Today I wanted to share with you a conversation about working with a coach and I invited a dear friend, Dave Gorham, onto the podcast to talk about what coaches do, how to find one and if we each might need one.
I started my journey of self-evolution about 18 years ago when I started working for a coaching company out of Toronto, Canada that coached hundreds of entrepreneurs. At 26 year’s old, I started being around coaches, learning from coaches, participating in coach training, reading about coaching and, eventually, being coached. A foundational aspect of my self-development at the time was rooted in the idea that if you really want to make a quantum leap, you need to hire a coach.
Fast forward nearly two decades and I actually still believe in the power of coaching, although I would now add some fine print. Yes, a coach can be a pivotal success partner but I’ve got to be willing to do the work. I’ve got to hand over my excuses and knuckle down with consistency. I’ve learned that grit coupled with the self-awareness a good coach can facilitate is an unstoppable combo.
Knowing that people listen to the 60 Mindful Minutes podcast because they’re interested in growing, becoming more, doing more and evolving, I thought this was a good place to discuss the topic of coaching.
Dave Gorham works with Frame of Mind Coaching, which is owned by Kim Ades, who I interviewed a few episodes ago. Besides coaching high-level producers, he’s a lifelong learner and he owns a successful property management and brokerage company.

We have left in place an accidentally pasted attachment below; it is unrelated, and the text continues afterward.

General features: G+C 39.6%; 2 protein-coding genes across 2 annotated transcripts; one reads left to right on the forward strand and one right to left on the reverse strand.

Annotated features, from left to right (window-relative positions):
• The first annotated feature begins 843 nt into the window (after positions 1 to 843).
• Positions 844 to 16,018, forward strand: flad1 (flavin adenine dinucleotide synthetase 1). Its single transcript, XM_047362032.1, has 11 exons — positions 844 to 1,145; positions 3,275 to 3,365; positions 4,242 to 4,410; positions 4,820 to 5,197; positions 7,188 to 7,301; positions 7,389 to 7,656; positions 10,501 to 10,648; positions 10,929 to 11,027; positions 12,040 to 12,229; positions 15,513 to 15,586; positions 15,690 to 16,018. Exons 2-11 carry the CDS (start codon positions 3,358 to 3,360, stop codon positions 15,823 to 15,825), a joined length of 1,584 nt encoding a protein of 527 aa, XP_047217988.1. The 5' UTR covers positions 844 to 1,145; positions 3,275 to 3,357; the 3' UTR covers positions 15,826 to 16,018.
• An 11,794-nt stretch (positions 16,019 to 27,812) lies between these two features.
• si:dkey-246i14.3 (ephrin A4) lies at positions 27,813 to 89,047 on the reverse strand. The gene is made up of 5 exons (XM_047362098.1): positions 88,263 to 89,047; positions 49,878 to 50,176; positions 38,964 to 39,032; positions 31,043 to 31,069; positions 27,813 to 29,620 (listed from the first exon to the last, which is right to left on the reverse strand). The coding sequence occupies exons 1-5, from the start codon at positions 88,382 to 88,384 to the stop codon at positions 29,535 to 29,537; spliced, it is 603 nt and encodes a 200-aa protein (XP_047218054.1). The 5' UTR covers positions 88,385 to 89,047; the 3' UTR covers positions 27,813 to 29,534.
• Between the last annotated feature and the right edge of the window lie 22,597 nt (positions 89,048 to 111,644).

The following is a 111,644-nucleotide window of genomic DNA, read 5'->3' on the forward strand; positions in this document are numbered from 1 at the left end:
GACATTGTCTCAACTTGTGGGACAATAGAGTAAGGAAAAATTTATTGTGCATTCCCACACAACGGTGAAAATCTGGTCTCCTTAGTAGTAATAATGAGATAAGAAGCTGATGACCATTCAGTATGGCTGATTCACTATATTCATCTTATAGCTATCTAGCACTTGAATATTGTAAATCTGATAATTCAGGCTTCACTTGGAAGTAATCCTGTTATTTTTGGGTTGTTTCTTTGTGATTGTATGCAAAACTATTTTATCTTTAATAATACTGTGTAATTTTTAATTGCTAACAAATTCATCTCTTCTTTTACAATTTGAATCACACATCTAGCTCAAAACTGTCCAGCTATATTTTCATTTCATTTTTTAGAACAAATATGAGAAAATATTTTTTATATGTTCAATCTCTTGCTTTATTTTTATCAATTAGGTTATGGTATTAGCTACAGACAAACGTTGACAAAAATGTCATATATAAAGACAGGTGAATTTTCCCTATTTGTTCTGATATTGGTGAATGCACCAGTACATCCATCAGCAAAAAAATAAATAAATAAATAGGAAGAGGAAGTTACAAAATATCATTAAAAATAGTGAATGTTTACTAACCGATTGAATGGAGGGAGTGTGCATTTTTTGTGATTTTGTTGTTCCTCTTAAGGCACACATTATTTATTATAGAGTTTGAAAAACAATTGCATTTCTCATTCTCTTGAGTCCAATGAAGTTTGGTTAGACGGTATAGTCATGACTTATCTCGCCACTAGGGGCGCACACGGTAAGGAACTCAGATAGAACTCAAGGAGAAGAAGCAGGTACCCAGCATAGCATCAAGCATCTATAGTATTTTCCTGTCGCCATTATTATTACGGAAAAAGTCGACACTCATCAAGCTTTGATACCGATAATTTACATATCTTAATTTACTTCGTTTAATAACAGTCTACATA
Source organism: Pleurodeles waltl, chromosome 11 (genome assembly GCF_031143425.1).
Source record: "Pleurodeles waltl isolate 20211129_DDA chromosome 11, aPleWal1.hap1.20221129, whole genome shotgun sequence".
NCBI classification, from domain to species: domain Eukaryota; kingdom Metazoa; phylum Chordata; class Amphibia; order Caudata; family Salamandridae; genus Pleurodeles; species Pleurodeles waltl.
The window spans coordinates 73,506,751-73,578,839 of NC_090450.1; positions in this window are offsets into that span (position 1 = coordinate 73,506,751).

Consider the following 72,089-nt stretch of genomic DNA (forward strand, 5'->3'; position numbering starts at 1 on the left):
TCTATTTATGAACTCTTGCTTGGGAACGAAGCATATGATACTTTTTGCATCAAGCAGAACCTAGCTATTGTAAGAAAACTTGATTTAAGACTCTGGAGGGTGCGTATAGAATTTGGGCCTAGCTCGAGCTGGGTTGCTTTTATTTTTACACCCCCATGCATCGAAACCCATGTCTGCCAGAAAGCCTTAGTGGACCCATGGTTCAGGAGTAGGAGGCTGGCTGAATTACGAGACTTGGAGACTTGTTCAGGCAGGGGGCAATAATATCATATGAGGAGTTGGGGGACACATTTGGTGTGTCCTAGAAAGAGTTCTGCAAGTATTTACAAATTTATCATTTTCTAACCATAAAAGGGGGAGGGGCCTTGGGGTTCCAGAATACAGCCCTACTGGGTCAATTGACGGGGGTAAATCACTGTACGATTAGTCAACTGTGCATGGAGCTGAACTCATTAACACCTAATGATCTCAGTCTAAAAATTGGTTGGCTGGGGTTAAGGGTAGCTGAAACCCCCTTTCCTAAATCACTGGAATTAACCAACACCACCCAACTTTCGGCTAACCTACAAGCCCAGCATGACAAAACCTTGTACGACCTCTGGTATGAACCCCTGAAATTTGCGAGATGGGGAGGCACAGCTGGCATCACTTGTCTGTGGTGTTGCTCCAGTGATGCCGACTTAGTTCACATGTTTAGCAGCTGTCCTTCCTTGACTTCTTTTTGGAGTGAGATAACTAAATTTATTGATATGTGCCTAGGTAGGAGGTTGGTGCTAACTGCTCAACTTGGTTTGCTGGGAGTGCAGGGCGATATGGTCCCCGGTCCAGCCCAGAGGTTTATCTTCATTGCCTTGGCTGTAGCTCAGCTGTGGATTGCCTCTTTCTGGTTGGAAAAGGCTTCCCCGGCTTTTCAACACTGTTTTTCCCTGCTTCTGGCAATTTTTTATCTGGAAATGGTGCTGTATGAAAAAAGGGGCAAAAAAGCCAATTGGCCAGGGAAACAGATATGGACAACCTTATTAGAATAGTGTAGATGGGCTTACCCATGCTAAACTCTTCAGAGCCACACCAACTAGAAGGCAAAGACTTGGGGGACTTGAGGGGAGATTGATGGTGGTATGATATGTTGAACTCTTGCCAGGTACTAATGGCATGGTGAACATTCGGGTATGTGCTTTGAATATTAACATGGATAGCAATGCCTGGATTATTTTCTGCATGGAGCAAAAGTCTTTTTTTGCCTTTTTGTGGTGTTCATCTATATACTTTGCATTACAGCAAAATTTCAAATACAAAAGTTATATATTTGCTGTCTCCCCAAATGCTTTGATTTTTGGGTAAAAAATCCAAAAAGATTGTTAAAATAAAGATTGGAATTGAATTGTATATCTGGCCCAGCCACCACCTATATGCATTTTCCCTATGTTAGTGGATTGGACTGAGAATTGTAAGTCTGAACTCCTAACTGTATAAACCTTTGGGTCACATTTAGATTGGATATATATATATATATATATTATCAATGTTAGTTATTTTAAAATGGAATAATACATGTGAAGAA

What’s ahead is a conversation about what’s possible when we hire a coach. I’ll wrap it up with my favorite takeaways, so be sure to stick around until the very end.
Before I dive into my favorite takeaways, I want to answer a question you might be thinking: Do I need to hire a coach or do I need to find a mentor? And the answer, at least to me, is a coach and a mentor could be the same thing. If spending thousands or even hundreds of dollars to hire a coach to work with you week after week just isn’t possible, absolutely find a mentor. Find someone who is willing to share their knowledge and experience with you, for free, in exchange for your keen attention and commitment to action. Here’s what else you can do:
- Create a board of directors or board of advisors for your life. Identify three to five individuals who you can tap to give you feedback and support in specific areas, which could include finances, business, family life, health and spiritual well-being.
- There’s a myth that we all have to pay our dues, that it only counts if we put in the work for the long haul. But what if we could create a quantum leap in our progress and ability by hiring a coach? What if we could leapfrog over a learning curve because we found someone to trade us advice, training or knowledge for money? Would the money be worth the opportunity to get to your goal five years faster? Think about what it would be like to invest in yourself.
- When we make the commitment to get better in any area of our life, it helps to have skin in the game, as Dave says. What he means is that when we write a check as part of our investment, it can have the effect of dramatically increasing our commitment to the process.
- We’re designed to get better. We are wired for progress. We strive to continually get better because we can. Think about where you’d like to get better and then ask, what’s stopping me?
- And finally, I loved this thought: learn to be your own coach through your journal. Pour your thoughts onto paper and start to look for your patterns, tendencies and habits. Explore what wirings and automations are at work in your blind spots. Get curious about what’s holding you back. Use your journal to excavate your mind, heart and soul.
A big thanks to Dave for being this week’s guest. You can learn more about him at www.frameofmindcoaching.com.
Until next time,